In our previous articles on branding, like the Abridged Branding Bible and the 6 Surprising Benefits of Brand Equity – we defined what branding means to us, and why you really want to make sure you nail it. So, if you haven’t read those yet, we highly recommend them just to get yourself up to snuff on all things branding.
Now that we’re agreed that branding is important and something you want to get on board with, let’s look at how much of your hard-won marketing budget should you allot for the branding process. We’re here to tackle exactly that thorny issue with some insight into how we here at Flying Saucer Studio step onto the branding field and work with you to create a brand that you’re proud of, and one that speaks to the very essence of your company.
To do this, your friendly neighborhood copywriters sat down with our COO and branding guru, Anais Aguttes. Here’s what she had to say:
Branding – what does that usually entail, process wise?
Well, we break branding down into two main areas:
- Brand Identity
- Brand Strategy
You can’t have a brand strategy until you have a brand identity, in our minds, so that’s where we tend to start. Our favorite way to begin to get to know a company that we’re working with on a branding project is to start with a Brand Manifesto.
OK wait - what’s a Brand Manifesto?
Of course! The way we think about it, a Brand Manifesto is like a distillation of everything that your company is and believes in. It’s a two to three paragraph document that is the essence of your mission, vision, and values – as well as the problem you’re aiming to fix with your product and/or service. It’s all encompassing, and something that we use to inform every step of our future work together – be it the completion of the branding process, content copywriting, or website design.
How do you create something like that?
Stakeholder interviews are a crucial part of this. Our content copywriting team like to get at least two or three of the main contributors, or co-conspirators, together and learn about them. What’s their origin story? How did they get where they are today? By figuring out what mind-bending problem they’re trying to fix, or how they’re trying to set the world on fire – you get a sense for why they decided to take this crazy leap that’s called starting your own business.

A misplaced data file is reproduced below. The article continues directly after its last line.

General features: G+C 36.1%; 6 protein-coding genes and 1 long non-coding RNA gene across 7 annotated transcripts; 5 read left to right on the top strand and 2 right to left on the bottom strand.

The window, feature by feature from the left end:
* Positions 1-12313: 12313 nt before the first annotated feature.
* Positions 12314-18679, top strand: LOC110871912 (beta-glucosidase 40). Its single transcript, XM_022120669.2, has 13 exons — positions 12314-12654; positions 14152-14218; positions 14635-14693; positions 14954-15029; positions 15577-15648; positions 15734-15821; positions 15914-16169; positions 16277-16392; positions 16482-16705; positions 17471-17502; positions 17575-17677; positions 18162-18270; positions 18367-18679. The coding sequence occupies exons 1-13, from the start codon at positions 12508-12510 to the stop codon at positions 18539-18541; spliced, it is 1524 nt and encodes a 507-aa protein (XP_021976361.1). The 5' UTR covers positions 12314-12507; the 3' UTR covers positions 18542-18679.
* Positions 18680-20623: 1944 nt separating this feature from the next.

Wow, OK – back to brand identity. What’s after the Manifesto?
We use the Manifesto to start informing the production of the digital assets that will represent your brand both in print and online. This includes everything from your logo and color palette all the way through to your tone and voice guidelines.
Up next: Brand Strategy!
You got it! Think of brand strategy as the formation of who your brand would be as a person. Is your brand a nerdy, twenty-something hipster? Or is your brand a mid-forties professor who’s gone grey early and likes to drink a good scotch? Both of those brands have different things to say and different ways to say them, to very different people. Which one you choose depends a lot on who you’re talking to in terms of target market, but also how the company sees itself.